August 29, 2018 Articles

Motions to Intervene at FERC: Engagement or Obstruction?

Many contend that intervening is an aggressive tactic to increase the costs of and ultimately stall or defeat projects.

By Jehmal T. Hudson

If you want to challenge a natural gas energy project, one option is to file a motion to intervene at the Federal Energy Regulatory Commission (FERC). A motion to intervene is a submission seeking legal standing in a FERC proceeding based on an interest that may be directly affected by the outcome of the proceeding. Unlike filing a comment on a project, which anyone can do and has no special rights, becoming an intervenor indicates that a party has an ongoing connection with a project and allows it to request a rehearing by FERC and ultimately to sue through the federal court of appeals system if it disagrees with FERC’s decision-making. All motions to intervene should be submitted to FERC pursuant to 18 C.F.R. § 385.214.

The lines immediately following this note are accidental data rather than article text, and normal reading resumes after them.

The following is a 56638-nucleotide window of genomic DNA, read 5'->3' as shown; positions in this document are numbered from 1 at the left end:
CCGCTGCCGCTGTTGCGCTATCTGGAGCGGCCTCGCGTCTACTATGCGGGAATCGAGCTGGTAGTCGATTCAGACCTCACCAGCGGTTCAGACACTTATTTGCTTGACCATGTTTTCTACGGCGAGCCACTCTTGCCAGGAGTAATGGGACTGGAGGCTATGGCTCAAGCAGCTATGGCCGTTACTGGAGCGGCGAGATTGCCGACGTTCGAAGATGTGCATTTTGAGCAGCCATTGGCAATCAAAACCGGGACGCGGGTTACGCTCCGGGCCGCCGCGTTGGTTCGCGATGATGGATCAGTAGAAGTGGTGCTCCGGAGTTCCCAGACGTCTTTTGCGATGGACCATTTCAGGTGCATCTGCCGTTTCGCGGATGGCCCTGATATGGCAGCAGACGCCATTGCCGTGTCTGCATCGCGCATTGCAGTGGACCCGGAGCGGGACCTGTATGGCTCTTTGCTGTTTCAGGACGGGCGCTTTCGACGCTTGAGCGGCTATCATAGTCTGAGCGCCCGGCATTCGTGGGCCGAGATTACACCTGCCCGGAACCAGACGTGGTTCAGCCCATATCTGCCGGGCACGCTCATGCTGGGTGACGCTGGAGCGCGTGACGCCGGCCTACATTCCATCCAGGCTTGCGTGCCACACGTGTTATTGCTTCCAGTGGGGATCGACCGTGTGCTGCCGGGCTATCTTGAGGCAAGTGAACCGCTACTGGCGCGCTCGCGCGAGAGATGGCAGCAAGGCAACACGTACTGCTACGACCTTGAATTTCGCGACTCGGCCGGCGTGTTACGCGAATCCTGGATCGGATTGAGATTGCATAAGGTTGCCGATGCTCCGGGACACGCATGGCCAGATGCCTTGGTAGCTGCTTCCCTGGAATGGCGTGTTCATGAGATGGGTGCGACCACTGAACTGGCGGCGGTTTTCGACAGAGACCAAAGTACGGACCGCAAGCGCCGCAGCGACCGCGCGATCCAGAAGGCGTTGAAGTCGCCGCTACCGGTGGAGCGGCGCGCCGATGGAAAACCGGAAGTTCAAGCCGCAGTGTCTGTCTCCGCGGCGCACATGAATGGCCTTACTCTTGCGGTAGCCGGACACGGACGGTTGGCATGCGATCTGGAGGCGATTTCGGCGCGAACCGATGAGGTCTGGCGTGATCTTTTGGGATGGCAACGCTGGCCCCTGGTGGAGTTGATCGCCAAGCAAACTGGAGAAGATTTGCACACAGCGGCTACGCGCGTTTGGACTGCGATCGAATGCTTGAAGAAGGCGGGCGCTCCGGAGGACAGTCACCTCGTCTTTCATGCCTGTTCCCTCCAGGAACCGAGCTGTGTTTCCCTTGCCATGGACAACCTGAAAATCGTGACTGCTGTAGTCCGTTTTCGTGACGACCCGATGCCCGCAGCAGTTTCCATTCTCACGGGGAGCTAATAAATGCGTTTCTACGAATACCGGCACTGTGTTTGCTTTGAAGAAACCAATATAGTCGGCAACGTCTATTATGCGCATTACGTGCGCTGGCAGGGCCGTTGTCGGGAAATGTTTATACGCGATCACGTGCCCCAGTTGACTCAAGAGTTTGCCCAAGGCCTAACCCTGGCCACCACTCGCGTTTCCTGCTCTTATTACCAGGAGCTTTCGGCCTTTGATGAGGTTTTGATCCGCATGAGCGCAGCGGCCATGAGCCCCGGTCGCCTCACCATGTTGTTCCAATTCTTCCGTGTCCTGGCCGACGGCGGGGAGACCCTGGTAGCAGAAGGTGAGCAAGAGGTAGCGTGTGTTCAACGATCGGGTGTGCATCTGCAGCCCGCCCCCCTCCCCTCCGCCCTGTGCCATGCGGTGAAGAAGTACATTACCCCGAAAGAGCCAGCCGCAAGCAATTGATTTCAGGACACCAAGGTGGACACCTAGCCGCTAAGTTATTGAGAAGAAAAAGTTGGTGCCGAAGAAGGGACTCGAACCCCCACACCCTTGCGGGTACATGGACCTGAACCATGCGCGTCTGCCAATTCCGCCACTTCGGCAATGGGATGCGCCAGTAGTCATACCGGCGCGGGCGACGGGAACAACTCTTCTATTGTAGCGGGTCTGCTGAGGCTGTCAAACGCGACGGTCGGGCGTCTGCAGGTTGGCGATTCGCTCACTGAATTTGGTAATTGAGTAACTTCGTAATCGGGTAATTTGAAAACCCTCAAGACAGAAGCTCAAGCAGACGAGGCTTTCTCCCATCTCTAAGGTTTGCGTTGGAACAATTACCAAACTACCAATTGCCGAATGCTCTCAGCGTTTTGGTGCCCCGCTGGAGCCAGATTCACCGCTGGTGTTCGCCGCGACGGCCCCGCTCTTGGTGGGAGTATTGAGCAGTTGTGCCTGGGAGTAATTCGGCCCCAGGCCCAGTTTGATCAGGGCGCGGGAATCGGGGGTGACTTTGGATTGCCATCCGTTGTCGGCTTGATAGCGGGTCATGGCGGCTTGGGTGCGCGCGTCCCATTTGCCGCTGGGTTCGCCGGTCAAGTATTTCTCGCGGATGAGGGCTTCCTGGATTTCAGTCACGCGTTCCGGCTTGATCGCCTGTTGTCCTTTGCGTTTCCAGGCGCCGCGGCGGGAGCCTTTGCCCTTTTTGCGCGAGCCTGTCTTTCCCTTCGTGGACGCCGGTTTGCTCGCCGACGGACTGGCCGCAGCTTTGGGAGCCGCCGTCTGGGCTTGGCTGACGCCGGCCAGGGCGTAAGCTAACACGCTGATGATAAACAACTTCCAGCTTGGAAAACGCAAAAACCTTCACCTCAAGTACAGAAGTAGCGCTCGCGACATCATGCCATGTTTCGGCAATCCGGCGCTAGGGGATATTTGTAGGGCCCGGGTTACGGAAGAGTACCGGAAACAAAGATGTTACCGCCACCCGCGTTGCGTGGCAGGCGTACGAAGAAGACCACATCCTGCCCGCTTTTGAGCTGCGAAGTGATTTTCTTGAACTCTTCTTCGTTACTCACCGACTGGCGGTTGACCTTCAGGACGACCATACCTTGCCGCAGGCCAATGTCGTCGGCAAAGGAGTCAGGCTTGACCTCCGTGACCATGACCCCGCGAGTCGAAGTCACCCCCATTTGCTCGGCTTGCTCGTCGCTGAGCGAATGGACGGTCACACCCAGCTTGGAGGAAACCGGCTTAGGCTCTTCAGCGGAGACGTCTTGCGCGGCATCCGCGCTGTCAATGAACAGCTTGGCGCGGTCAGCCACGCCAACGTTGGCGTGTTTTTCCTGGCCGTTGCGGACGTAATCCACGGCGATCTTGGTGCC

While intervening in a project preserves a party’s right to take FERC to court following a commission decision, many contend that it is an aggressive tactic to increase the costs of and ultimately stall or defeat projects. Additionally, there has been a growing concern that many regulatory filings that don’t follow FERC’s guidelines represent a new strategy to obstruct energy projects.

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